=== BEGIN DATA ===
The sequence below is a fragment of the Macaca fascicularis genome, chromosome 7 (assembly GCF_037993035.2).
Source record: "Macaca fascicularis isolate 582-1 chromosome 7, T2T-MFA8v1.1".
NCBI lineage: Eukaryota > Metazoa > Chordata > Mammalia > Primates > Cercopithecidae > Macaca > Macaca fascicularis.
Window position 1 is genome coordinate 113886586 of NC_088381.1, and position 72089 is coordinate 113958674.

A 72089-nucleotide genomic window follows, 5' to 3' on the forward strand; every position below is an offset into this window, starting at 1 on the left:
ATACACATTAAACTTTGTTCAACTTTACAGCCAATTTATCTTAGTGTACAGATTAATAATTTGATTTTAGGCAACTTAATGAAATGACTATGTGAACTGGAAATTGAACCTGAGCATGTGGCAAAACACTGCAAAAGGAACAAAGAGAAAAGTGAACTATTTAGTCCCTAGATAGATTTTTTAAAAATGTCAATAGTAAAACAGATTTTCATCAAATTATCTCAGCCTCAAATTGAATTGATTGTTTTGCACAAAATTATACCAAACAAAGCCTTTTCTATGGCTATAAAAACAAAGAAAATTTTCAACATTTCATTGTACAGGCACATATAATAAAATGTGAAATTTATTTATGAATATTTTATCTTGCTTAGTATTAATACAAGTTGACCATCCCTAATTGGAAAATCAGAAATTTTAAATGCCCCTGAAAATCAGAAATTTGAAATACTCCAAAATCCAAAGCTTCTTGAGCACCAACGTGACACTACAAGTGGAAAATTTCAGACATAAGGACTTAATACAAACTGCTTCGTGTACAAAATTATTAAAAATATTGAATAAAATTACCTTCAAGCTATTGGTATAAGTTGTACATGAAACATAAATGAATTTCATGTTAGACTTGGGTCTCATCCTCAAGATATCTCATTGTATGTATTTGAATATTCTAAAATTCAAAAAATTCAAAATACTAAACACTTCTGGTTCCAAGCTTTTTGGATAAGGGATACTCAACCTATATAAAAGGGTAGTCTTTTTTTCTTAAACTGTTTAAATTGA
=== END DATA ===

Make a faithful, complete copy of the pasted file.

The sequence below is a fragment of the Macaca fascicularis genome, chromosome 7 (assembly GCF_037993035.2).
Source record: "Macaca fascicularis isolate 582-1 chromosome 7, T2T-MFA8v1.1".
NCBI lineage: Eukaryota > Metazoa > Chordata > Mammalia > Primates > Cercopithecidae > Macaca > Macaca fascicularis.
Window position 1 is genome coordinate 113886586 of NC_088381.1, and position 72089 is coordinate 113958674.

A 72089-nucleotide genomic window follows, 5' to 3' on the forward strand; every position below is an offset into this window, starting at 1 on the left:
ATACACATTAAACTTTGTTCAACTTTACAGCCAATTTATCTTAGTGTACAGATTAATAATTTGATTTTAGGCAACTTAATGAAATGACTATGTGAACTGGAAATTGAACCTGAGCATGTGGCAAAACACTGCAAAAGGAACAAAGAGAAAAGTGAACTATTTAGTCCCTAGATAGATTTTTTAAAAATGTCAATAGTAAAACAGATTTTCATCAAATTATCTCAGCCTCAAATTGAATTGATTGTTTTGCACAAAATTATACCAAACAAAGCCTTTTCTATGGCTATAAAAACAAAGAAAATTTTCAACATTTCATTGTACAGGCACATATAATAAAATGTGAAATTTATTTATGAATATTTTATCTTGCTTAGTATTAATACAAGTTGACCATCCCTAATTGGAAAATCAGAAATTTTAAATGCCCCTGAAAATCAGAAATTTGAAATACTCCAAAATCCAAAGCTTCTTGAGCACCAACGTGACACTACAAGTGGAAAATTTCAGACATAAGGACTTAATACAAACTGCTTCGTGTACAAAATTATTAAAAATATTGAATAAAATTACCTTCAAGCTATTGGTATAAGTTGTACATGAAACATAAATGAATTTCATGTTAGACTTGGGTCTCATCCTCAAGATATCTCATTGTATGTATTTGAATATTCTAAAATTCAAAAAATTCAAAATACTAAACACTTCTGGTTCCAAGCTTTTTGGATAAGGGATACTCAACCTATATAAAAGGGTAGTCTTTTTTTCTTAAACTGTTTAAATTGA